Scottish shale Scottish shale

Mandal oil works, Norway

Former parish and county:
Vest-Agder county, Norway
Closed 1871. Vamplew notes "the factory itself was demolished and its871. Vamplew notes "the factory itself was demolished and its stones and bricks embodied in the Riisoebank estate that Christian (Salvesen) transferred to his son Edward in 1895"
Current status of site:
Following demolition of the factory, a mansion used for recreational purposes was built by the Salvesen family on the site. In 1971-72 the area was sold by the family to the local government

Amongst his table of Scottish oil works, Redwood lists a "Paraffin Oil Works" located at "Mandell", noting this was active between 1864 and 1871. He makes no further reference to this enterprise, but seems likely to have been referring to an early oil works, assembled from Scottish equipment in the South of Norway.

The full story of this unique enterprise is told in "Salvesen of Leith" by Wray Vamplew (Scottish Academic Press, 1975). Christian Salvesen, a Norwegian who adopted British nationality, had extensive shipping interests based in Leith and realised that Young's coal-oil patent did not apply in Norway. In 1862, in association with his brother Theodor, he established the Paraffin Oil Company of Mandal with the idea of shipping Boghead coal to his home town on Mandal, on the southern coast of Norway, where it would be retorted to produce oil. A harbour and oil works were built at Riisoebank, about a mile from Mandal. Equipment, much of it second-hand, was purchased in Scotland and assembled in Norway by a Scots workforce, overseen by John Galletly who had previously been employed by Young's Bathgate works.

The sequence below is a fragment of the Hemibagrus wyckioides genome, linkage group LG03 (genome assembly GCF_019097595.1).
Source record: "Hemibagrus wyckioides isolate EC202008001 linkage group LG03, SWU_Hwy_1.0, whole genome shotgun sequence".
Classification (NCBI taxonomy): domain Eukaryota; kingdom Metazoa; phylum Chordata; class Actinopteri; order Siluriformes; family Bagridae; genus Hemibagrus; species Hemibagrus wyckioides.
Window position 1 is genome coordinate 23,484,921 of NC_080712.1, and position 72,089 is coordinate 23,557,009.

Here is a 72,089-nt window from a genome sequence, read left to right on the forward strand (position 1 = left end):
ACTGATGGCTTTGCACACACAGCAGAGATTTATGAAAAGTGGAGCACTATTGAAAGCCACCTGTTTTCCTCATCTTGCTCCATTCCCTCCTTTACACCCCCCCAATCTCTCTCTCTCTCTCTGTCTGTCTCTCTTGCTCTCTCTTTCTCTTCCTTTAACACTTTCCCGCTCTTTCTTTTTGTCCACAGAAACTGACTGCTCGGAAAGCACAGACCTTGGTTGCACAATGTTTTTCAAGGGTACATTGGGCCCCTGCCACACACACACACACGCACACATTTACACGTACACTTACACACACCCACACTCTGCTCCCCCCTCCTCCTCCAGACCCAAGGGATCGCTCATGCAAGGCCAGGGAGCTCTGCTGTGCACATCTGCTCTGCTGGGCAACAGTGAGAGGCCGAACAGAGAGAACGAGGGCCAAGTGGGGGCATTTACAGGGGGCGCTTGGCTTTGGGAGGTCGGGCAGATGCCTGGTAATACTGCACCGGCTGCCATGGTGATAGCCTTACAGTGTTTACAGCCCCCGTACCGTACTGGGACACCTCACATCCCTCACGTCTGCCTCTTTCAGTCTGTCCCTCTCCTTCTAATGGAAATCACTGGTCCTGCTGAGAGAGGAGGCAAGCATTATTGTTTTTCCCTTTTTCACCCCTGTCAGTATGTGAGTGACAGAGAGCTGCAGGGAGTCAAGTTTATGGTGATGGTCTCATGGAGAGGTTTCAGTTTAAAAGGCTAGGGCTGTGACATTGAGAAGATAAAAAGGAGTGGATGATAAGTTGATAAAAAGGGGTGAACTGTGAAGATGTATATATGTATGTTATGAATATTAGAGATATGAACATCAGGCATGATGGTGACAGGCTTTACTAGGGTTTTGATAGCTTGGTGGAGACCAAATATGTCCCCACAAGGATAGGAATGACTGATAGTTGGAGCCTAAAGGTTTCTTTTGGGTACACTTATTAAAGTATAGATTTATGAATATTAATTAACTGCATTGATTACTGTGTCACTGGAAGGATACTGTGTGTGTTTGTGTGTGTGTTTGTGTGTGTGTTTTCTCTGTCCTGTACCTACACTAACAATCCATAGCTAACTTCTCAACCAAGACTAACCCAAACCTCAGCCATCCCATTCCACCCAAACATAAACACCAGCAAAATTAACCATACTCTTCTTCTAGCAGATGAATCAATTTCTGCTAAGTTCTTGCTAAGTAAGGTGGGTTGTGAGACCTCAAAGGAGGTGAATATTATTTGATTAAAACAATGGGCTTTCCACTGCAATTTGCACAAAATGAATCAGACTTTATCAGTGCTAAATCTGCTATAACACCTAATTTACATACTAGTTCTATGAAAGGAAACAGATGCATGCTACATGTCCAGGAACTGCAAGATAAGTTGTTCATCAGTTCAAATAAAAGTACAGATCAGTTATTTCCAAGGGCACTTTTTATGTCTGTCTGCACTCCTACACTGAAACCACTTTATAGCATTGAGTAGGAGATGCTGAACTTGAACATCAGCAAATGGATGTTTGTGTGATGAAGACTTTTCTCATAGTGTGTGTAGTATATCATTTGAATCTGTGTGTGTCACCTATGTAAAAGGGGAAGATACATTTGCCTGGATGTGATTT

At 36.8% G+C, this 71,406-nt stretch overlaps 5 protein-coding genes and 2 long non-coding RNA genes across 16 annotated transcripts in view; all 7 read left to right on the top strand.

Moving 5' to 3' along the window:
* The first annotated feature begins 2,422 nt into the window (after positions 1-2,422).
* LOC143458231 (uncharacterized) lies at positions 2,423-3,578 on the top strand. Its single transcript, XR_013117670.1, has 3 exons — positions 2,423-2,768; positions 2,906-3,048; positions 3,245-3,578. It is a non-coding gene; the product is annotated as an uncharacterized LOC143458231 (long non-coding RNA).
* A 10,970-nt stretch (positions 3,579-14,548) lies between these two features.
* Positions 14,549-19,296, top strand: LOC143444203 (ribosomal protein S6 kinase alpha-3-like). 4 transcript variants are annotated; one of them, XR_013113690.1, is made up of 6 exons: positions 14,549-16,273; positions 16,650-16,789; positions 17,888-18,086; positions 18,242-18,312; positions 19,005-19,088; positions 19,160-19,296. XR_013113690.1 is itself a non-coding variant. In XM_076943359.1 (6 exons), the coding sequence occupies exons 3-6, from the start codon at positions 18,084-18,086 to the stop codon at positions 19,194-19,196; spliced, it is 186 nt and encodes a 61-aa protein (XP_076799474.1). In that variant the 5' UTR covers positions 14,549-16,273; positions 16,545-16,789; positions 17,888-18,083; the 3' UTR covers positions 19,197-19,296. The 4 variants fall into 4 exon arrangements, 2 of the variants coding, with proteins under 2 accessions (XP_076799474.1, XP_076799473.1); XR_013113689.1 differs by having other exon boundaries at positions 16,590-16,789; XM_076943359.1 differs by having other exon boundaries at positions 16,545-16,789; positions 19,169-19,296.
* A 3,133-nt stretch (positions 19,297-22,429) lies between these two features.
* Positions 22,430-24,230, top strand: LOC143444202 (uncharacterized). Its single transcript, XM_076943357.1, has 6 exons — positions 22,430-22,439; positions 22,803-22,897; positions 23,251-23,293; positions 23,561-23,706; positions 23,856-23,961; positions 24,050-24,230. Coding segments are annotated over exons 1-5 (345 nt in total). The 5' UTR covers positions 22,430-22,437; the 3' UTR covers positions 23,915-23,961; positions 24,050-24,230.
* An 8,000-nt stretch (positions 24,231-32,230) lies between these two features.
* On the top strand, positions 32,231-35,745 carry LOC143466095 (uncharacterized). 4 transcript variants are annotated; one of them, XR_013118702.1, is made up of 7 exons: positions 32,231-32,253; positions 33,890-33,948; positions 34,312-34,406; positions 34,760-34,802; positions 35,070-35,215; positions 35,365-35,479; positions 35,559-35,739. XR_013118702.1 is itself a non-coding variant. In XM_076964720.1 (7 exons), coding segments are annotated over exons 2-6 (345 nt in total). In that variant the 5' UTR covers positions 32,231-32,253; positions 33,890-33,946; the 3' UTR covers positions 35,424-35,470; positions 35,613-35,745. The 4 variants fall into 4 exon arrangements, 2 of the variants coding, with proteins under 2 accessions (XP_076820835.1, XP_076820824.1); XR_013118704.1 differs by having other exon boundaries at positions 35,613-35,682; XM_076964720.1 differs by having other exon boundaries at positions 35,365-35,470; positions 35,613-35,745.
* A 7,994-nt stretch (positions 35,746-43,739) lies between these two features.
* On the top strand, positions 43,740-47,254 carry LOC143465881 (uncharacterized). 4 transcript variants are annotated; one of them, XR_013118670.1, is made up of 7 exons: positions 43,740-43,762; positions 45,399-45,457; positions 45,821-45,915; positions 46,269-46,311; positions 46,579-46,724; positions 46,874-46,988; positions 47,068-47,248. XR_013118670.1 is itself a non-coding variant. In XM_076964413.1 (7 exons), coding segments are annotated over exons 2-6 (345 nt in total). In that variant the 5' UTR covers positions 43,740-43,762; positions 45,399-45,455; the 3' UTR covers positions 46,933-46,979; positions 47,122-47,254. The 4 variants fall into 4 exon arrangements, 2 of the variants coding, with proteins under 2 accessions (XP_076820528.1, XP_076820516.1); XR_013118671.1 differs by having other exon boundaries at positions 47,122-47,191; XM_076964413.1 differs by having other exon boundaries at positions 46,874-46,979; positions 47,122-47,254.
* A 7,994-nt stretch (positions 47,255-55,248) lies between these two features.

The enterprise was a modest success at first, but was hampered by the increasing cost of Boghead coal. In 1866 a co-partnership was signed with the Caledonian Oil Company; a firm backed by a number of Scots entrepreneurs including George Simpson. The Caledonian company produced crude oil at a works in Benhar, which was shipped to Mandal for refining. After struggling against competition from imported American oil, Mandal Oil Works were closed in 1871.

Our thanks to Ulf Aanonsen, Chairman Risobank IKS for the archive images, and for continuing the history of the oil works site in the Risobank estate.

"In 1895, the son of Christian Salvesen, Edvard, took over the whole property and restructured the area from sandbank to wood and beautiful beaches which today are the most valuable area of the little town of Mandal. Two houses that were leftovers from the factory are still existing in the area, but became too small for the family. In 1901 Edvard Salvesen therefore had built a mansion in the most beautiful area of the property and gardens, and made the park area around outstanding."

A full history of Mandal oilworks, published in the Norwegian magazine "Volund" can be viewed here.